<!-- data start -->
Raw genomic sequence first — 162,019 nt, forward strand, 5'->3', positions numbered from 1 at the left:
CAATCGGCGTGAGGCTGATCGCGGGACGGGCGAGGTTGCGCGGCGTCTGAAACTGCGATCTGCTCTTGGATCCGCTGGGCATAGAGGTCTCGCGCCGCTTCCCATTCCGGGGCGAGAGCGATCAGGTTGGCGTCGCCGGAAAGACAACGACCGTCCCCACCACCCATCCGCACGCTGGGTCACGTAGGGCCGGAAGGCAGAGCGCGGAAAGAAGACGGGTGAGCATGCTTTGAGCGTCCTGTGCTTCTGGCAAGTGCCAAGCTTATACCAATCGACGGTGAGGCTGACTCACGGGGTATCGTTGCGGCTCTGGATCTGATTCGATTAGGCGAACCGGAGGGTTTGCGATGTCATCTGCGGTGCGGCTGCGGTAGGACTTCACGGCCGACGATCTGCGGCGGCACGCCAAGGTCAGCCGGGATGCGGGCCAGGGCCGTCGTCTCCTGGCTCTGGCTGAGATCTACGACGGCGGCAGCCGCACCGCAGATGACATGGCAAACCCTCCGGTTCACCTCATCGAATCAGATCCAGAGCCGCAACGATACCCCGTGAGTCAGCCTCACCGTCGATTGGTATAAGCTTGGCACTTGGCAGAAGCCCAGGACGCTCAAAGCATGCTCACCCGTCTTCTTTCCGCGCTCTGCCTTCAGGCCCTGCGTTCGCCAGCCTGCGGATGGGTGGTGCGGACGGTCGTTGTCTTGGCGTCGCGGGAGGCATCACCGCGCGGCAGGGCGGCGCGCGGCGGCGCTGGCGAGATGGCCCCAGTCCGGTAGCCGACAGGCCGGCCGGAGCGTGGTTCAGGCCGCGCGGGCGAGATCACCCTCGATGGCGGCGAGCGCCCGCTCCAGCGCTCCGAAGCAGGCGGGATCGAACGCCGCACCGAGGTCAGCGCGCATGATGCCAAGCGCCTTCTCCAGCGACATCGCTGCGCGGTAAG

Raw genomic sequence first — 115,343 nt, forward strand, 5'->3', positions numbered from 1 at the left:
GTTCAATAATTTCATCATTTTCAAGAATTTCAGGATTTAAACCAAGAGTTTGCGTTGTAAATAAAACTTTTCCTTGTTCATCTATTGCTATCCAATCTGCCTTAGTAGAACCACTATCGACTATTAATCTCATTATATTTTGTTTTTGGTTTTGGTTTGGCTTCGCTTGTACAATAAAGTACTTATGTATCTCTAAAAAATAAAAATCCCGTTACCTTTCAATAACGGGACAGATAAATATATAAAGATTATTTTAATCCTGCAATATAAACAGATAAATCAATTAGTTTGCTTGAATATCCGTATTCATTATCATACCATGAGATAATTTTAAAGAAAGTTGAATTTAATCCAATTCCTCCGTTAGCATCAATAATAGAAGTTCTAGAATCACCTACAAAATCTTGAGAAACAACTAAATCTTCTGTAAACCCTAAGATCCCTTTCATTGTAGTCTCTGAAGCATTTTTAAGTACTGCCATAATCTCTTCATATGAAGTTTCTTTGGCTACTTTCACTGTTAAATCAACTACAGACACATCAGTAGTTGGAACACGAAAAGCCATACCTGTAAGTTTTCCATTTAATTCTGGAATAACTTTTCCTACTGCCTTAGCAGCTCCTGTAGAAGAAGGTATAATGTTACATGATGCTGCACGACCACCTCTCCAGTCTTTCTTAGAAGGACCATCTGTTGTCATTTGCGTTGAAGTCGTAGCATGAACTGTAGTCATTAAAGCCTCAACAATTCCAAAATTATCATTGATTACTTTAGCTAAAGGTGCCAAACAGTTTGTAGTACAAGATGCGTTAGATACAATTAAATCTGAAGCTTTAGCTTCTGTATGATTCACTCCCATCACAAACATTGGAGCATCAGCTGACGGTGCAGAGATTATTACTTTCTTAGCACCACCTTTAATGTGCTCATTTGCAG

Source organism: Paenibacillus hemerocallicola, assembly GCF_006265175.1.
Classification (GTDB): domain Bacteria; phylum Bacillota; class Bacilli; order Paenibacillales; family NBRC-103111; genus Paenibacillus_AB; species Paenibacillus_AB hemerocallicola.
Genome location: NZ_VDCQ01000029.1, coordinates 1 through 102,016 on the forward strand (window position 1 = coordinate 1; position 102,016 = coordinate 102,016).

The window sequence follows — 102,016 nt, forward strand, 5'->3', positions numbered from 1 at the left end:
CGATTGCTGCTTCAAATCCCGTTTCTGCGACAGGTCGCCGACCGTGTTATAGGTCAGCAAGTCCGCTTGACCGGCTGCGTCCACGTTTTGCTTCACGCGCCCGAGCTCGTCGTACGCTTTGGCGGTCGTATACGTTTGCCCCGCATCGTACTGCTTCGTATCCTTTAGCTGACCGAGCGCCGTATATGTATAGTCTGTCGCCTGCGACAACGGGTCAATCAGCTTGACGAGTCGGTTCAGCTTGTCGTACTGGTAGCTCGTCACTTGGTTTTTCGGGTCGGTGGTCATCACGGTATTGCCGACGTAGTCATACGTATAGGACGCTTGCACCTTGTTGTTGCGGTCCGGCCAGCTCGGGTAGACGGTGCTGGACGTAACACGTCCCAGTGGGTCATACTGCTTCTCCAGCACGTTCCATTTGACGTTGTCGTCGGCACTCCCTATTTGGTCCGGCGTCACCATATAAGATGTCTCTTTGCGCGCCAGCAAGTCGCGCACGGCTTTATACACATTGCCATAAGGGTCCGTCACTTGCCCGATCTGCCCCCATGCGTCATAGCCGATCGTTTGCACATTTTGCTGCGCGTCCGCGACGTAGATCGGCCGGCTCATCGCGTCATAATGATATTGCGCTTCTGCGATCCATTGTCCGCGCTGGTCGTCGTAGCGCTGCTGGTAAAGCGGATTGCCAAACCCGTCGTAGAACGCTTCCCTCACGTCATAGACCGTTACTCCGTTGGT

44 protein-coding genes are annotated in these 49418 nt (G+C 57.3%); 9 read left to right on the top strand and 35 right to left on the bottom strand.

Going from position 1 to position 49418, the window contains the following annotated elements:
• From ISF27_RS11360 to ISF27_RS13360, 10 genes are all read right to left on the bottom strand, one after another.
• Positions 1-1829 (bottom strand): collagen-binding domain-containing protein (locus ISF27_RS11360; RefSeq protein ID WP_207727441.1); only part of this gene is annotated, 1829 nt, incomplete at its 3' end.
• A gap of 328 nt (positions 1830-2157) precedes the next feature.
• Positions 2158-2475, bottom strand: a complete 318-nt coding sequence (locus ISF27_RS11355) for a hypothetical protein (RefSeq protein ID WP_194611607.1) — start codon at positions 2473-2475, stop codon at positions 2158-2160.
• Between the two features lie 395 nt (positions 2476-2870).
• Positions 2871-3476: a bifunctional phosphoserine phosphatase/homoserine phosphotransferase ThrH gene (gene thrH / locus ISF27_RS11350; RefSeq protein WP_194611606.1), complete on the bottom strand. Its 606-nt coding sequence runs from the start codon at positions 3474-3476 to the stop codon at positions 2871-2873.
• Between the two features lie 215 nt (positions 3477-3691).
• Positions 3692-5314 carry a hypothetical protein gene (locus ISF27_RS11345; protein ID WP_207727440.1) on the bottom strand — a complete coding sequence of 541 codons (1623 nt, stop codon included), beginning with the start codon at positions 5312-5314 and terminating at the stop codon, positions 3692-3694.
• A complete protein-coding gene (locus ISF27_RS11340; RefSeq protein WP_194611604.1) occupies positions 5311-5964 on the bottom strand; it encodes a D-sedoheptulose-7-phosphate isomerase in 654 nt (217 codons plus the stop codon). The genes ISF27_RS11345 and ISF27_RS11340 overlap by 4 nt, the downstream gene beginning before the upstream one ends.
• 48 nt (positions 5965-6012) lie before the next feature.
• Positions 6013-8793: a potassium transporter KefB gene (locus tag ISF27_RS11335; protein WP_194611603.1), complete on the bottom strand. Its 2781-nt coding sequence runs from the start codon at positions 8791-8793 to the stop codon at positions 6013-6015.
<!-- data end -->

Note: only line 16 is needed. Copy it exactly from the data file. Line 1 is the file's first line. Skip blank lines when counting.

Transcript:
• Between the two features lie 395 nt (positions 2476-2870).